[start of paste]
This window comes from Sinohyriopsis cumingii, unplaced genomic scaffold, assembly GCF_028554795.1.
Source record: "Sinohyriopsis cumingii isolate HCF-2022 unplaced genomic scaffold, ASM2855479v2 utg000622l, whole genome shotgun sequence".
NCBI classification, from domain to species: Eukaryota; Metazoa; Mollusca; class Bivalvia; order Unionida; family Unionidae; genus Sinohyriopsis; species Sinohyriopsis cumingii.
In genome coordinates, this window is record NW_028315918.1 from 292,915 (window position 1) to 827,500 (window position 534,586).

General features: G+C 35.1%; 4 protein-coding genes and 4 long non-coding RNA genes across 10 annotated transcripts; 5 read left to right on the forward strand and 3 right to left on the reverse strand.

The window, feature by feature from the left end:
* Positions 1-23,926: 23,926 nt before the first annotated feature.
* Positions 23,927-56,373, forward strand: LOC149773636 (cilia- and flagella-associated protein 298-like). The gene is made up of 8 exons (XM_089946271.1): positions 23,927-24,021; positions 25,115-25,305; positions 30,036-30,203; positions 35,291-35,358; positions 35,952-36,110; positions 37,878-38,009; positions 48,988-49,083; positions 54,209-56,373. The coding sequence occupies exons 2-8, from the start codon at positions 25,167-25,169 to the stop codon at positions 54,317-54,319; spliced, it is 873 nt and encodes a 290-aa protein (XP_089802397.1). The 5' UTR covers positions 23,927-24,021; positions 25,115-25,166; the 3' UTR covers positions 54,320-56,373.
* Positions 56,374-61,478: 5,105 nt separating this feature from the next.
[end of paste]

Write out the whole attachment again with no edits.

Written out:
This window comes from Sinohyriopsis cumingii, unplaced genomic scaffold, assembly GCF_028554795.1.
Source record: "Sinohyriopsis cumingii isolate HCF-2022 unplaced genomic scaffold, ASM2855479v2 utg000622l, whole genome shotgun sequence".
NCBI classification, from domain to species: Eukaryota; Metazoa; Mollusca; class Bivalvia; order Unionida; family Unionidae; genus Sinohyriopsis; species Sinohyriopsis cumingii.
In genome coordinates, this window is record NW_028315918.1 from 292,915 (window position 1) to 827,500 (window position 534,586).

General features: G+C 35.1%; 4 protein-coding genes and 4 long non-coding RNA genes across 10 annotated transcripts; 5 read left to right on the forward strand and 3 right to left on the reverse strand.

The window, feature by feature from the left end:
* Positions 1-23,926: 23,926 nt before the first annotated feature.
* Positions 23,927-56,373, forward strand: LOC149773636 (cilia- and flagella-associated protein 298-like). The gene is made up of 8 exons (XM_089946271.1): positions 23,927-24,021; positions 25,115-25,305; positions 30,036-30,203; positions 35,291-35,358; positions 35,952-36,110; positions 37,878-38,009; positions 48,988-49,083; positions 54,209-56,373. The coding sequence occupies exons 2-8, from the start codon at positions 25,167-25,169 to the stop codon at positions 54,317-54,319; spliced, it is 873 nt and encodes a 290-aa protein (XP_089802397.1). The 5' UTR covers positions 23,927-24,021; positions 25,115-25,166; the 3' UTR covers positions 54,320-56,373.
* Positions 56,374-61,478: 5,105 nt separating this feature from the next.